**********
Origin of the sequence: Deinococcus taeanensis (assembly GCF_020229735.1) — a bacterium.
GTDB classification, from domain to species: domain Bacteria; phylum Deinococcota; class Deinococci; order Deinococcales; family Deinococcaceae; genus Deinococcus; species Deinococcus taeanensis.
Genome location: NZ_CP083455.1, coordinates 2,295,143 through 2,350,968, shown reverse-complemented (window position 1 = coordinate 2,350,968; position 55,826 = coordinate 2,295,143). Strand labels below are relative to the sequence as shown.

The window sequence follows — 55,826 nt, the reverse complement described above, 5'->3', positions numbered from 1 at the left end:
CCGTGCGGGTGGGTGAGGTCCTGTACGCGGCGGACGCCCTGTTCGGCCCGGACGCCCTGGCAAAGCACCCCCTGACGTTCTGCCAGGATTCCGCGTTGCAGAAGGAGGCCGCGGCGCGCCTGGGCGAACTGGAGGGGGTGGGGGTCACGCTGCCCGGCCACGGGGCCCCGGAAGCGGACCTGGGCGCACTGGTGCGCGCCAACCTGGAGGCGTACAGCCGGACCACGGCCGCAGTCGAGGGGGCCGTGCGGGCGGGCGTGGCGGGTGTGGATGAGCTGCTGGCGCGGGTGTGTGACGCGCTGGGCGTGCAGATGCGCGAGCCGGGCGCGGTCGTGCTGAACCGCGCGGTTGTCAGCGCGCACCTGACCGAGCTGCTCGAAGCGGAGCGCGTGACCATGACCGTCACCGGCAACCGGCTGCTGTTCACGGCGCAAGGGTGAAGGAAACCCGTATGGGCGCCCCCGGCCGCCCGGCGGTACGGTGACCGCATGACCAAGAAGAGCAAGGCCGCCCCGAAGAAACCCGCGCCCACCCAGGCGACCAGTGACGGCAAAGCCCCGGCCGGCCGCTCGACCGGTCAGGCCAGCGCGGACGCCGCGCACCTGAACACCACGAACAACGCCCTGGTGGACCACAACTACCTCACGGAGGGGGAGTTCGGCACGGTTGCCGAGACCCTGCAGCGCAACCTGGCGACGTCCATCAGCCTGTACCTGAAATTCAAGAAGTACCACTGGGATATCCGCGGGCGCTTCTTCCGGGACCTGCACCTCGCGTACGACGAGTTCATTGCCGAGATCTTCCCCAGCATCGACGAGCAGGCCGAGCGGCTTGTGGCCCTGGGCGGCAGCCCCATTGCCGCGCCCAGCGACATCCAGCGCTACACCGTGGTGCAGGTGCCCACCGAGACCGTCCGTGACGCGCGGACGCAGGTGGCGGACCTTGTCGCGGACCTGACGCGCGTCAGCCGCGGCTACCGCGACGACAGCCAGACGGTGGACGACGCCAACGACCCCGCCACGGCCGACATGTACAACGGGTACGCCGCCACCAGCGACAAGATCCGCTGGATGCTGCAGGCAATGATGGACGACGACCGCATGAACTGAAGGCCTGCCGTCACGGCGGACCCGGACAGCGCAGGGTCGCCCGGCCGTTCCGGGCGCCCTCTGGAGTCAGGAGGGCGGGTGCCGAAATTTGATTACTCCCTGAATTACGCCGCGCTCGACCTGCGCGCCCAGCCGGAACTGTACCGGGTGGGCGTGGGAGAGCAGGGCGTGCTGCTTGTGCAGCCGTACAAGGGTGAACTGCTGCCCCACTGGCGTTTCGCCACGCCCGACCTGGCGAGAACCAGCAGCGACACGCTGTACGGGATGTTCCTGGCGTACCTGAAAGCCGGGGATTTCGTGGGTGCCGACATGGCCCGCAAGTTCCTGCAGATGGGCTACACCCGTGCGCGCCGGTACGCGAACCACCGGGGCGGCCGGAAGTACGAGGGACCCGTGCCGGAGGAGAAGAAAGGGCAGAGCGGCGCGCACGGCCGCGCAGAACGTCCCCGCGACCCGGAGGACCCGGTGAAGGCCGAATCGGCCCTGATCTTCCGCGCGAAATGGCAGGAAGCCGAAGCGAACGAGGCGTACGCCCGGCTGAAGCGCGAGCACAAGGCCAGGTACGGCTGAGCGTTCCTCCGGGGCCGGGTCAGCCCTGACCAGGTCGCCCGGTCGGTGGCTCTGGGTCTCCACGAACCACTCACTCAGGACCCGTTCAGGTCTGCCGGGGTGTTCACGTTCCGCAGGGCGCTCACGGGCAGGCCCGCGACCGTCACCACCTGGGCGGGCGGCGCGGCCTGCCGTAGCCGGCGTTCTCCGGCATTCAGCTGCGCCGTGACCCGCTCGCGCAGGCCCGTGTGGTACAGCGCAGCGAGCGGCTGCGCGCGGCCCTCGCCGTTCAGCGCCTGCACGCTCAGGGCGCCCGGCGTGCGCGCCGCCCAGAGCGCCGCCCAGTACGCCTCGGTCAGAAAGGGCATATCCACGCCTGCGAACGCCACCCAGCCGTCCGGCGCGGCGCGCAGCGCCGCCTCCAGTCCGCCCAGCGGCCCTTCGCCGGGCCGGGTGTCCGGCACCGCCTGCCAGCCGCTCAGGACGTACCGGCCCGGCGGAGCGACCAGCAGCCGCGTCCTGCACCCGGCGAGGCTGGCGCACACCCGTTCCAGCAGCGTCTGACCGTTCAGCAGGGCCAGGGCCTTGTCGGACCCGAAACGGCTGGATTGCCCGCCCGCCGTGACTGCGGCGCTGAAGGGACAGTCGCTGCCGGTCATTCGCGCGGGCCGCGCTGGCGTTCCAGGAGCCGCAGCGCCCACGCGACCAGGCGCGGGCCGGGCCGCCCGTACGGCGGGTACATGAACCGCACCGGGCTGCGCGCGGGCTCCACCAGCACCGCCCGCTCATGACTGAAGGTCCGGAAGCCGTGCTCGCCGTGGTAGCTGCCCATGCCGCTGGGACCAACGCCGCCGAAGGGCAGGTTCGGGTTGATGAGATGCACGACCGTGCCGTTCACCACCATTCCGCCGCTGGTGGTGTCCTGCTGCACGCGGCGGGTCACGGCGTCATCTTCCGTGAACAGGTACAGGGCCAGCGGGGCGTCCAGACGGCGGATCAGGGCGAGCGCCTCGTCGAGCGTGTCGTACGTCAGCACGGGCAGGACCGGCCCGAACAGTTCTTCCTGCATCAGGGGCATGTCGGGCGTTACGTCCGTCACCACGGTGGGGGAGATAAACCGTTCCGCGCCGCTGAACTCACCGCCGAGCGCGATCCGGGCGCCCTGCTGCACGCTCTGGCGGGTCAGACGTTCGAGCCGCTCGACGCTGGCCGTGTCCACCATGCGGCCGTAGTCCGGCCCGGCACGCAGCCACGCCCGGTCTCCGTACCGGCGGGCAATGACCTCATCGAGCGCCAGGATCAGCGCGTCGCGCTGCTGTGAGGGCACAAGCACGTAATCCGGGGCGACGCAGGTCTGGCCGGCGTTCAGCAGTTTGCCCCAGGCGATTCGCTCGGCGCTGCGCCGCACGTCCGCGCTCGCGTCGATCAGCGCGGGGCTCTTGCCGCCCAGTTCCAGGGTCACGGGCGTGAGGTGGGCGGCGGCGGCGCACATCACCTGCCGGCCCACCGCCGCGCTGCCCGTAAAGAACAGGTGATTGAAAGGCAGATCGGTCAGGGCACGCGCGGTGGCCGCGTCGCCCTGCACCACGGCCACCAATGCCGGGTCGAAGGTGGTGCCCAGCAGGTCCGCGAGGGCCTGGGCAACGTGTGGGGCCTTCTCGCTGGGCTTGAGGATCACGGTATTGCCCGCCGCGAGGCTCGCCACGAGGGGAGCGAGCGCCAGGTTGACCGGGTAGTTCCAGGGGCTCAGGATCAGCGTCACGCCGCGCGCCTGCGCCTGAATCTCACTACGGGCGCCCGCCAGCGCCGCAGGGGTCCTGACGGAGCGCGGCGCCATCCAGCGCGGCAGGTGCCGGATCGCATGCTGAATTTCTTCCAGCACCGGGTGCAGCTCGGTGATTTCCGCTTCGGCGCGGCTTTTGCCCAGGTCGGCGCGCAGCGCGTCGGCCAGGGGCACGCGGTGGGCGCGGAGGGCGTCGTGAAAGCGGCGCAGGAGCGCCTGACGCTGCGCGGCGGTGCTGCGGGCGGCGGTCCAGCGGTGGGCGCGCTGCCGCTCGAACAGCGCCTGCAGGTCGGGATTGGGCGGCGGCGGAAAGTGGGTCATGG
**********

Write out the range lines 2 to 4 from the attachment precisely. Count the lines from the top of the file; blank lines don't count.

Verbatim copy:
GTDB classification, from domain to species: domain Bacteria; phylum Deinococcota; class Deinococci; order Deinococcales; family Deinococcaceae; genus Deinococcus; species Deinococcus taeanensis.
Genome location: NZ_CP083455.1, coordinates 2,295,143 through 2,350,968, shown reverse-complemented (window position 1 = coordinate 2,350,968; position 55,826 = coordinate 2,295,143). Strand labels below are relative to the sequence as shown.

The window sequence follows — 55,826 nt, the reverse complement described above, 5'->3', positions numbered from 1 at the left end: